chronic heart failure (CHF)
Last edited 05/2023 and last reviewed 05/2023
Heart failure is a complex clinical syndrome of symptoms and signs that suggest the efficiency of the heart as a pump is impaired (1)
- caused by structural or functional abnormalities of the heart
- around 920,000 people in the UK today have been diagnosed with heart failure
- the incidence and prevalence of heart failure increase steeply with age, and the average age at diagnosis is 77
- overall prevalence of heart failure is rising because of population ageing and increasing rates of obesity
Heart failure (HF) is a syndrome and not a single pathological process in which there is impairment of the heart as a pump supporting physiological circulation (1,2). Patients with heart failure will have the following features:
- symptoms typical of heart failure e.g. - breathlessness and exhaustion at rest or with less than the normal degree of exertion, fatigue and
- signs of fluid retention e.g. - pleural effusion, increased JVP, peripheral oedema and
- objective evidence of an abnormality of the structure or function of the heart at rest e.g. - cardiac murmurs, third heart sound (3)
The functional reserve of the heart is grossly reduced and there are associated changes in many organ systems.
Heart failure may be described as acute or chronic:
- acute heart failure - a rapid onset or change in the following signs and symptoms:
- oedema, either pulmonary or peripheral
- organ underperfusion
- chronic heart failure may be more insidious:
- chronic exercise limitation
Due to the confusion in the rate of onset and duration of symptoms in acute and chronic HF, the European Society of Cardiology suggested that HF could more accurately be described as new onset, transient, or chronic (2).
A syndrome which may present similarly to heart failure is seen in patients with normal hearts who have extreme pressure or volume stresses.
Following the evidence of benefit for ARNIs (angiotensin receptor-neprilysin inhibitor) and sodium glucose transporter 2 inhibitor (SGLT2i) in heart failure with reduced ejection fraction (HFrEF) McMurray et al proposed:
an algorithm for chronic heart failure in HFrEF (heart failure with reduced ejection fraction) in patients whom diuretic therapy has achieved euvolemia (4):
- Step 1: Simultaneous initiation of a beta-blocker and an sodium glucose transporter 2 inhibitor (SGLT2i)
- Step 2: Addition of sacubitril/valsartan, within 1-2 weeks of Step 1. If SBP <100 mmHG, it may be prudent to first evaluate tolerance with an ARB before switching to ARNI (angiotensin receptor-neprilysin inhibitor)
- Step 3: Addition of an mineraolocorticoid receptor antagonist (MRA), within 1-2 weeks of Step 2, if renal function is not severely impaired and serum potassium levels are normal. MRAs may also be initiated in Step 2 in patients with troublesome hypotension.
The algorithm can be individualized to specific circumstances and is most appropriate for outpatients.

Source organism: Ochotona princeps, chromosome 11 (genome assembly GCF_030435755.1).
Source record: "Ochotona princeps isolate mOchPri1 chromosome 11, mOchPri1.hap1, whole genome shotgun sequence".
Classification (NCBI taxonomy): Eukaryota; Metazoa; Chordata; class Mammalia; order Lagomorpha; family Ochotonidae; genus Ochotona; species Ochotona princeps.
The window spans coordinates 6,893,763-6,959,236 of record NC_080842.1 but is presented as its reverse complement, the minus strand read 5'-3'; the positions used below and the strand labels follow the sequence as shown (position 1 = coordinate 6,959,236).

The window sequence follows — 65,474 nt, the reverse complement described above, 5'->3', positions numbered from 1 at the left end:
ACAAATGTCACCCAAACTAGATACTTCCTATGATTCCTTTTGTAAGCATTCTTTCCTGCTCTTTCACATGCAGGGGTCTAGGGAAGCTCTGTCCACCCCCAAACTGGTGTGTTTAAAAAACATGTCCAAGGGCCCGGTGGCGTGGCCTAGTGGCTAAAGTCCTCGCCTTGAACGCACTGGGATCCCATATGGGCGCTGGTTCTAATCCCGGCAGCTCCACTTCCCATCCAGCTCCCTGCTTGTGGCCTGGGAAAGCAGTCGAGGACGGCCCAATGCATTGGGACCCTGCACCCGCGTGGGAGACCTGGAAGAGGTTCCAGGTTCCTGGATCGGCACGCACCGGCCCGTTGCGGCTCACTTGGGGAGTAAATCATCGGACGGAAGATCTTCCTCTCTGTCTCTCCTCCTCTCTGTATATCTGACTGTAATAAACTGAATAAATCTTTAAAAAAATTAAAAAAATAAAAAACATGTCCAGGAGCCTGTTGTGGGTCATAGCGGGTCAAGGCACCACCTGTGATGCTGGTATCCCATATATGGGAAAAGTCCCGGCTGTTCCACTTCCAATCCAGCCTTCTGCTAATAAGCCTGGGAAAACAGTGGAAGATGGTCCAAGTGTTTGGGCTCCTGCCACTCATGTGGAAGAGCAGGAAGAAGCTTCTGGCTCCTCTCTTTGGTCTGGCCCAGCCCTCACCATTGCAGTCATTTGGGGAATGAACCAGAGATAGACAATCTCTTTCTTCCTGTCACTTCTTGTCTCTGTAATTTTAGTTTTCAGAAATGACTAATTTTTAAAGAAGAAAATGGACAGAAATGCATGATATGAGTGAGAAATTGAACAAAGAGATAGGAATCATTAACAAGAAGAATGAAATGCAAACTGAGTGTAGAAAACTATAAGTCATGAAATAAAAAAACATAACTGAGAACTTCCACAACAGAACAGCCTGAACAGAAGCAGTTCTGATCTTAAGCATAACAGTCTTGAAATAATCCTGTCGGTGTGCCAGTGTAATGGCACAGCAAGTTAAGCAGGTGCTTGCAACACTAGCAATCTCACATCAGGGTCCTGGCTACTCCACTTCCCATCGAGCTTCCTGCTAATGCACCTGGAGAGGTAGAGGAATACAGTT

Caution is required in hospitalized patients with decompensated HF.
This approach achieves treatment with beta-blocker, SGLT2i, ARNI and MRA within 4 weeks. Up-titration to target doses should be pursued after this period.
The algorithm is based on five principles:
1) magnitude of the treatment benefit of each individual drug class is independent of the treatment benefits of other drug classes
2) foundational drugs are effective in reducing morbidity and mortality at low starting doses
3) addition of a new drug class to the treatment yields greater benefit than up-titrating existing drug classes - target doses are often only modestly more effective in comparison with starting doses in reducing risk of CV death
4) safety and tolerability can be improved by proper sequencing of drug classes
5) much of the benefit of foundational treatments can be seen within 30 days
Therapy with all four drug classes should therefore be achieved within 4 weeks.
The conventional approach assumes that clinical trials tested the efficacy and safety of each drug class in presence of all background therapies at target doses - however the majority of patients in heart failure trials were actually receiving sub-evidence based doses of recommended treatment (4,5). Also, if considering trials such as DAPA-HF and EMPEROR-reduced, then substantial proportion of patients were not treated with an MRA or ARNI.
McMurray and Packer expect that this will prevent HF death and HF hospitalizations and will enhance the tolerability of concurrently or subsequently administered treatments.
- (1) NICE (September 2018).Chronic heart failure in adults: diagnosis and management
- (2) NICE 2010. Chronic heart failure. National clinical guideline for diagnosis and management in primary and secondary care
- (3) European Society of Cardiology (ESC) 2008. ESC guidelines for the diagnosis and treatment of acute and chronic heart failure 2008
- (4) McMurray JJV and Packer M. How Should We Sequence the Treatments for Heart Failure and a Reduced Ejection Fraction? A Redefinition of Evidence-Based Medicine. Circulation. 2020 doi: 10.1161/CIRCULATIONAHA.120.052926
- (5)Packer M, Poole-Wilson PA, Armstrong PW, Cleland JG, Horowitz JD, Massie BM, Ryden L, Thygesen K, Uretsky BF. Comparative effects of low and high doses of the angiotensin-converting enzyme inhibitor, lisinopril, on morbidity and mortality in chronic heart failure. ATLAS Study Group. Circulation. 1999; 100: 2312-2318.
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